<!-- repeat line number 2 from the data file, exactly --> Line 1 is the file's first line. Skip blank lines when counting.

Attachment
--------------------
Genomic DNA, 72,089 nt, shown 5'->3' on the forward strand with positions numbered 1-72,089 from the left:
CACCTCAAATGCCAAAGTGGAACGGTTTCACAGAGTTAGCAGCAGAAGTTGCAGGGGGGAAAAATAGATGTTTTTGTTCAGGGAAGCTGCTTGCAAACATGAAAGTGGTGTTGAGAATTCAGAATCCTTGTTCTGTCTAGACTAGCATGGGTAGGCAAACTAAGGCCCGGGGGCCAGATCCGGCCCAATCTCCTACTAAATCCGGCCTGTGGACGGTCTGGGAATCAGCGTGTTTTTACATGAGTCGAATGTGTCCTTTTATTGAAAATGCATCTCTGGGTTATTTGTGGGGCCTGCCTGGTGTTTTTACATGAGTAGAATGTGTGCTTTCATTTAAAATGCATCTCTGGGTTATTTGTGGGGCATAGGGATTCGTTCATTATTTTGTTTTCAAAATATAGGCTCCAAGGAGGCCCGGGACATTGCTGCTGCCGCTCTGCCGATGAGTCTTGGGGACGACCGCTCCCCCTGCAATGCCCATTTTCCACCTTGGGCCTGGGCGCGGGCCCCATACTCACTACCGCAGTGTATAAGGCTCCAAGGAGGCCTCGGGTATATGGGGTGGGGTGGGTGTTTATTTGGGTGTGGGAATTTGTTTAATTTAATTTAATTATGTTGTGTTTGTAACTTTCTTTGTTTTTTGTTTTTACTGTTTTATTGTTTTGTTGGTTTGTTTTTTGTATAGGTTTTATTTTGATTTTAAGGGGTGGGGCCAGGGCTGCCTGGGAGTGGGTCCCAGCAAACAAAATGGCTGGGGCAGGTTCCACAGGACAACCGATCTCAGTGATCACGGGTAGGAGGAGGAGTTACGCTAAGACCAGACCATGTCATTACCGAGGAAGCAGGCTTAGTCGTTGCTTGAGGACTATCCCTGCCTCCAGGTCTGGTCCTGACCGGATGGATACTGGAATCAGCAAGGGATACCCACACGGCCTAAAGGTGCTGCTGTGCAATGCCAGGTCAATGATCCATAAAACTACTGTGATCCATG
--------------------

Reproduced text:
CACCTCAAATGCCAAAGTGGAACGGTTTCACAGAGTTAGCAGCAGAAGTTGCAGGGGGGAAAAATAGATGTTTTTGTTCAGGGAAGCTGCTTGCAAACATGAAAGTGGTGTTGAGAATTCAGAATCCTTGTTCTGTCTAGACTAGCATGGGTAGGCAAACTAAGGCCCGGGGGCCAGATCCGGCCCAATCTCCTACTAAATCCGGCCTGTGGACGGTCTGGGAATCAGCGTGTTTTTACATGAGTCGAATGTGTCCTTTTATTGAAAATGCATCTCTGGGTTATTTGTGGGGCCTGCCTGGTGTTTTTACATGAGTAGAATGTGTGCTTTCATTTAAAATGCATCTCTGGGTTATTTGTGGGGCATAGGGATTCGTTCATTATTTTGTTTTCAAAATATAGGCTCCAAGGAGGCCCGGGACATTGCTGCTGCCGCTCTGCCGATGAGTCTTGGGGACGACCGCTCCCCCTGCAATGCCCATTTTCCACCTTGGGCCTGGGCGCGGGCCCCATACTCACTACCGCAGTGTATAAGGCTCCAAGGAGGCCTCGGGTATATGGGGTGGGGTGGGTGTTTATTTGGGTGTGGGAATTTGTTTAATTTAATTTAATTATGTTGTGTTTGTAACTTTCTTTGTTTTTTGTTTTTACTGTTTTATTGTTTTGTTGGTTTGTTTTTTGTATAGGTTTTATTTTGATTTTAAGGGGTGGGGCCAGGGCTGCCTGGGAGTGGGTCCCAGCAAACAAAATGGCTGGGGCAGGTTCCACAGGACAACCGATCTCAGTGATCACGGGTAGGAGGAGGAGTTACGCTAAGACCAGACCATGTCATTACCGAGGAAGCAGGCTTAGTCGTTGCTTGAGGACTATCCCTGCCTCCAGGTCTGGTCCTGACCGGATGGATACTGGAATCAGCAAGGGATACCCACACGGCCTAAAGGTGCTGCTGTGCAATGCCAGGTCAATGATCCATAAAACTACTGTGATCCATG